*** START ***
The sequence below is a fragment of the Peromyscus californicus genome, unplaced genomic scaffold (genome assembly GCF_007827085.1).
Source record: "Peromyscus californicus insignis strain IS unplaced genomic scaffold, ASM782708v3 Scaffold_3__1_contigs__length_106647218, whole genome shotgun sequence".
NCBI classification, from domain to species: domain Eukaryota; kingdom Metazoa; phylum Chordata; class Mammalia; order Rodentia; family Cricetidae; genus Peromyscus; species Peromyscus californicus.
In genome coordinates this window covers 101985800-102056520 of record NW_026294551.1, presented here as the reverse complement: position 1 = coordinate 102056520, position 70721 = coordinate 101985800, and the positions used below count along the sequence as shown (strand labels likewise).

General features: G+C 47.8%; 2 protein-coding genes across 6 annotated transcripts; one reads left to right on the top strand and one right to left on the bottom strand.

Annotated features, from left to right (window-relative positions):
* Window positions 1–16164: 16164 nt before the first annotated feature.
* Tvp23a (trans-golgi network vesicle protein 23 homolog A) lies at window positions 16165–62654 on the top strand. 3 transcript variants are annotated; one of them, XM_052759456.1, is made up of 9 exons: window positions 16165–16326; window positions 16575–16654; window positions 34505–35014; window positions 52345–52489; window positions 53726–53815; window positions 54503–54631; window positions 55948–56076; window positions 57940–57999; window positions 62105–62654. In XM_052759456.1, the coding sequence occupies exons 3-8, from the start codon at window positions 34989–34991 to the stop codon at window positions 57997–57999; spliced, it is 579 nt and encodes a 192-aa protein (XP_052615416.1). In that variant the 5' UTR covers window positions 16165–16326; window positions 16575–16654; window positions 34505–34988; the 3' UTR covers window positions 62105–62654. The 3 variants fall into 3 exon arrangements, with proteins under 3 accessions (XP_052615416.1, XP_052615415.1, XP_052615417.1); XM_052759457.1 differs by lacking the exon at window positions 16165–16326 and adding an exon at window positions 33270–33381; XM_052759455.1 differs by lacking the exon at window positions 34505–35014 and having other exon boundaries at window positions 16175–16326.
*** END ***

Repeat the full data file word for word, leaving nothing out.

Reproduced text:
The sequence below is a fragment of the Peromyscus californicus genome, unplaced genomic scaffold (genome assembly GCF_007827085.1).
Source record: "Peromyscus californicus insignis strain IS unplaced genomic scaffold, ASM782708v3 Scaffold_3__1_contigs__length_106647218, whole genome shotgun sequence".
NCBI classification, from domain to species: domain Eukaryota; kingdom Metazoa; phylum Chordata; class Mammalia; order Rodentia; family Cricetidae; genus Peromyscus; species Peromyscus californicus.
In genome coordinates this window covers 101985800-102056520 of record NW_026294551.1, presented here as the reverse complement: position 1 = coordinate 102056520, position 70721 = coordinate 101985800, and the positions used below count along the sequence as shown (strand labels likewise).

General features: G+C 47.8%; 2 protein-coding genes across 6 annotated transcripts; one reads left to right on the top strand and one right to left on the bottom strand.

Annotated features, from left to right (window-relative positions):
* Window positions 1–16164: 16164 nt before the first annotated feature.
* Tvp23a (trans-golgi network vesicle protein 23 homolog A) lies at window positions 16165–62654 on the top strand. 3 transcript variants are annotated; one of them, XM_052759456.1, is made up of 9 exons: window positions 16165–16326; window positions 16575–16654; window positions 34505–35014; window positions 52345–52489; window positions 53726–53815; window positions 54503–54631; window positions 55948–56076; window positions 57940–57999; window positions 62105–62654. In XM_052759456.1, the coding sequence occupies exons 3-8, from the start codon at window positions 34989–34991 to the stop codon at window positions 57997–57999; spliced, it is 579 nt and encodes a 192-aa protein (XP_052615416.1). In that variant the 5' UTR covers window positions 16165–16326; window positions 16575–16654; window positions 34505–34988; the 3' UTR covers window positions 62105–62654. The 3 variants fall into 3 exon arrangements, with proteins under 3 accessions (XP_052615416.1, XP_052615415.1, XP_052615417.1); XM_052759457.1 differs by lacking the exon at window positions 16165–16326 and adding an exon at window positions 33270–33381; XM_052759455.1 differs by lacking the exon at window positions 34505–35014 and having other exon boundaries at window positions 16175–16326.